I think I disagree with you, but I don't really understand what you're saying or how these analogies are being used to point to the real world anymore. It seems to me like you might be taking something that makes the problem of "learning from evolution" even more complicated (evolution -> protein -> something -> brain vs. evolution -> protein -> brain) and using that to argue the issues are solved, in the same vein as the "just don't use a value function" people. But I haven't read shard theory, so, GL.
In the evolution/mainstream-ML analogy, we humans are specifying the DNA, not the search process over DNA specifications.
You mean, we are specifying the ATCG strands, or we are specifying the "architecture" behind how DNA influences the development of the human body? It seems to me like we are definitely also choosing how the search for the correct ATCG strands and how they're identified, in this analogy. The DNA doesn't "align" new babies out of the womb, it's just a specification of how to copy the existing, already """aligned""" code.
Ah, I misunderstood.
Well, for starters, because if the history of ML is anything to go by, we're gonna be designing the thing analogous to evolution, and not the brain. We don't pick the actual weights in these transformers, we just design the architecture and then run stochastic gradient descent or some other meta-learning algorithm. That meta-learning algorithm is going to be what decides to go in the DNA, so in order to get the DNA right, we will need to get the meta-learning algorithm correct. Evolution doesn't have much to teach us about that except as a negative example.
But (I think) the answer is similar to this:
Why do you think that? Why is the process by which humans come to reliably care about the real world, not a process we could leverage analogously to make AIs care about the real world?
Humans came to their goals while being trained by evolution on genetic inclusive fitness, but they don't explicitly optimize for that. They "optimize" for something pretty random, that looks like genetic inclusive fitness in the training environment but then in this weird modern out-of-sample environment looks completely different. We can definitely train an AI to care about the real world, but his point is that, by doing something analogous to what happened with humans, we will end up with some completely different inner goal than the goal we're training for, as happened with humans.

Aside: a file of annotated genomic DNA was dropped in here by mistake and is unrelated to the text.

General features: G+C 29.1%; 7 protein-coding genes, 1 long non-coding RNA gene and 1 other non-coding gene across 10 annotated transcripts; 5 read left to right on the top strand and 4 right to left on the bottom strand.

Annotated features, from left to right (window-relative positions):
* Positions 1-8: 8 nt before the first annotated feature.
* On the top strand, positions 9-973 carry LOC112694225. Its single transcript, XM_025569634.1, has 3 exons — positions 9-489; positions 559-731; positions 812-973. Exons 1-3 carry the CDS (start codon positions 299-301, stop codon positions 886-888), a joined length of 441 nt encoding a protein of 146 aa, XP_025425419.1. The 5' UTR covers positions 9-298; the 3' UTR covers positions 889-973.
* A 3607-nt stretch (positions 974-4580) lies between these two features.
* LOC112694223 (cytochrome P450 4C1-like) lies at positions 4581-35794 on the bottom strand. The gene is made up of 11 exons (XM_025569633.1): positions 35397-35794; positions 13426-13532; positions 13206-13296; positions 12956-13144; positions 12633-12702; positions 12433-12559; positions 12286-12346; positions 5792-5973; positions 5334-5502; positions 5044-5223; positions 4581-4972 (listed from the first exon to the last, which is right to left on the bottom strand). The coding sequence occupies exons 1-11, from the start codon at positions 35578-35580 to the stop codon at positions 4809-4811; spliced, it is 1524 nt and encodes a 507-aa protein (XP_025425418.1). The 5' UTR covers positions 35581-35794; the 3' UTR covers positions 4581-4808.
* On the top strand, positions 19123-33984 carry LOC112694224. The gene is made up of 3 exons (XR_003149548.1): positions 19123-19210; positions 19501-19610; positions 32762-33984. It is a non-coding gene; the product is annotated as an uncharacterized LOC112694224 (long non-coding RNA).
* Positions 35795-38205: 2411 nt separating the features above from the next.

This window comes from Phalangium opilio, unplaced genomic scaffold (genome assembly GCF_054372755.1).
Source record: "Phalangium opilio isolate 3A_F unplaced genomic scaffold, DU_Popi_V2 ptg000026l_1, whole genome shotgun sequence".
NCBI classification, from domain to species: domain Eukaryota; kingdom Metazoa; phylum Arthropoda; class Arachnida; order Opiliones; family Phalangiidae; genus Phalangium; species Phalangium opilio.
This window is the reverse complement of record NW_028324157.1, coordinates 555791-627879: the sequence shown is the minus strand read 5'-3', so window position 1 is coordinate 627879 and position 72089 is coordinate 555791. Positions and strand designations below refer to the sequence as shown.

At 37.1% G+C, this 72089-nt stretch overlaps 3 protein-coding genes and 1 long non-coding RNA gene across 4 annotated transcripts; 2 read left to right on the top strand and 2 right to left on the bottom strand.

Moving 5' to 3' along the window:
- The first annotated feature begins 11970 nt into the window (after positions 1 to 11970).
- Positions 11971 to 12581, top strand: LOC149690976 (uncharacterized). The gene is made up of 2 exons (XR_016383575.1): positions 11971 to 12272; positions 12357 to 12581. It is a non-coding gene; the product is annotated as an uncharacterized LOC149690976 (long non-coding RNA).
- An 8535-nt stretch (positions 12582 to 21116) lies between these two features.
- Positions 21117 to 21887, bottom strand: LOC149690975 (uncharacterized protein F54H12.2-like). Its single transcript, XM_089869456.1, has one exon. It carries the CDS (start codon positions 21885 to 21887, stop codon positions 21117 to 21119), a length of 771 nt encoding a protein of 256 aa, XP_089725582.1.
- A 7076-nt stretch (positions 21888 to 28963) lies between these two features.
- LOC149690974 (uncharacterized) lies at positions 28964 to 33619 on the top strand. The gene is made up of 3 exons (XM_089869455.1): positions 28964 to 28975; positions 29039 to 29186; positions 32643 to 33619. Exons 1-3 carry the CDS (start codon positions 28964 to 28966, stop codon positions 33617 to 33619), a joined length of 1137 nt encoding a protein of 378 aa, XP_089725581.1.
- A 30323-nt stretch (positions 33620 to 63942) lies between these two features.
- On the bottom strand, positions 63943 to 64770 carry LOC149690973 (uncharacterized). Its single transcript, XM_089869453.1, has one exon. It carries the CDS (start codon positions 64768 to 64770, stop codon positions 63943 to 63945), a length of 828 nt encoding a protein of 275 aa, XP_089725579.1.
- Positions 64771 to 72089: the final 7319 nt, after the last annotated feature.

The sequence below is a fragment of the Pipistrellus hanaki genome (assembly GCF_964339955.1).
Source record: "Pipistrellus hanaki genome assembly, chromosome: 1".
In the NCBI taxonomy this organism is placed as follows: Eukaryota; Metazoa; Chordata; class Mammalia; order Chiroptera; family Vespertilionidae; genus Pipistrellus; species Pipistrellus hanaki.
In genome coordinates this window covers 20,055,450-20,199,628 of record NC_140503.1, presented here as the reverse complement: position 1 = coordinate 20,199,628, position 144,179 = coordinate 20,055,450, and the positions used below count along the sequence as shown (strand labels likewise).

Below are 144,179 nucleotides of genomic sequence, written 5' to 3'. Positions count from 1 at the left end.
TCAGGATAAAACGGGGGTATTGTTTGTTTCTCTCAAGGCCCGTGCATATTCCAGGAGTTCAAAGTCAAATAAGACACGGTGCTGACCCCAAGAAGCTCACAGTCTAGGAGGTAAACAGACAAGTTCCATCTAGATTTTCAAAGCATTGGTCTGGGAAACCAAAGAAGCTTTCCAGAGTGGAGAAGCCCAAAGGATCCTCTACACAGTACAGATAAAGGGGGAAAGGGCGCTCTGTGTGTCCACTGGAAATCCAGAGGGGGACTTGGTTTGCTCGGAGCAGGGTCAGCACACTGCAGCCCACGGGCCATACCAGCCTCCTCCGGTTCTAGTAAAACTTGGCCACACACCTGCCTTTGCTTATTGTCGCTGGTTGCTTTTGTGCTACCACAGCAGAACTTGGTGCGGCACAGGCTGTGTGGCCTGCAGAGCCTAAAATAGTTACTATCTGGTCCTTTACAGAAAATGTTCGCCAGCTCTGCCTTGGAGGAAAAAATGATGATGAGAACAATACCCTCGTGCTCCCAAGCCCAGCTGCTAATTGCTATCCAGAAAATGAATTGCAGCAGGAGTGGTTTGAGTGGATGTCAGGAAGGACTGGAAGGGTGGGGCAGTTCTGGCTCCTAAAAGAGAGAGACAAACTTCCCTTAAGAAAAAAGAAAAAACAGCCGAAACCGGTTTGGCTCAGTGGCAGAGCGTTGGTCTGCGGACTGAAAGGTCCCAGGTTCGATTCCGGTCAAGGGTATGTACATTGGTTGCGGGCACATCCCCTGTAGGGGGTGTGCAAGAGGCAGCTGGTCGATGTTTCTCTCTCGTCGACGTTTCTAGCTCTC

That requires, not the ability to read this document and nod along with it, but the ability to spontaneously write it from scratch without anybody else prompting you; that is what makes somebody a peer of its author. It's guaranteed that some of my analysis is mistaken, though not necessarily in a hopeful direction. The ability to do new basic work noticing and fixing those flaws is the same ability as the ability to write this document before I published it, which nobody apparently did, despite my having had other things to do than write this up for the last five years or so. Some of that silence may, possibly, optimistically, be due to nobody else in this field having the ability to write things comprehensibly - such that somebody out there had the knowledge to write all of this themselves, if they could only have written it up, but they couldn't write, so didn't try. I'm not particularly hopeful of this turning out to be true in real life, but I suppose it's one possible place for a "positive model violation" (miracle). The fact that, twenty-one years into my entering this death game, seven years into other EAs noticing the death game, and two years into even normies starting to notice the death game, it is still Eliezer Yudkowsky writing up this list, says that humanity still has only one gamepiece that can do that. I knew I did not actually have the physical stamina to be a star researcher, I tried really really hard to replace myself before my health deteriorated further, and yet here I am writing this. That's not what surviving worlds look like.
Something bugged me about this paragraph, until I realized: If you actually wanted to know whether or not this was true, you could have just asked Nate Soares, Paul Christiano, or anybody else you respected to write this post first, then removed all doubt by making a private comparison. If you had enough confidence in the community you could have even made it into a sequence; gather up all of the big alignment researchers' intuitions on where the Filters are and then let us make our own opinion up on which was most salient.
Instead, now we're in a situation where, I expect, if anybody writes something basically similar you will just posit that they can't really do alignment research because they couldn't have written it "from the null string" like you did. Doing this would literally have saved you work on expectation, and it seems obvious enough for me to be suspicious as to why you didn't think of it.
Fiscal limits notwithstanding, doesn't this suggest MIRI should try hiring a lot more maybe B-tier researchers?
So what terminology do you want to use to make this distinction then?